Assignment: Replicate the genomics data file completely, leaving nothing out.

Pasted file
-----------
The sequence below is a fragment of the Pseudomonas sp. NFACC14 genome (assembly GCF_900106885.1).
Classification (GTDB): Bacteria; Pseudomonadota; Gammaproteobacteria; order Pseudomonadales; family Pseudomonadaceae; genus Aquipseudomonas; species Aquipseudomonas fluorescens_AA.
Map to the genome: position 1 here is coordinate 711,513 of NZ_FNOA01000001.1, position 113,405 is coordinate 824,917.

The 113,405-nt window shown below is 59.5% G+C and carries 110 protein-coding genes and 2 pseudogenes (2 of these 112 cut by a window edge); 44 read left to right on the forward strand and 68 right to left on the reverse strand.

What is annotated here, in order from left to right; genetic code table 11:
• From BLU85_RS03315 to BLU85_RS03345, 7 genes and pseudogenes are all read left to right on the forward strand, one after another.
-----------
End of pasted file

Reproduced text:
The sequence below is a fragment of the Pseudomonas sp. NFACC14 genome (assembly GCF_900106885.1).
Classification (GTDB): Bacteria; Pseudomonadota; Gammaproteobacteria; order Pseudomonadales; family Pseudomonadaceae; genus Aquipseudomonas; species Aquipseudomonas fluorescens_AA.
Map to the genome: position 1 here is coordinate 711,513 of NZ_FNOA01000001.1, position 113,405 is coordinate 824,917.

The 113,405-nt window shown below is 59.5% G+C and carries 110 protein-coding genes and 2 pseudogenes (2 of these 112 cut by a window edge); 44 read left to right on the forward strand and 68 right to left on the reverse strand.

What is annotated here, in order from left to right; genetic code table 11:
• From BLU85_RS03315 to BLU85_RS03345, 7 genes and pseudogenes are all read left to right on the forward strand, one after another.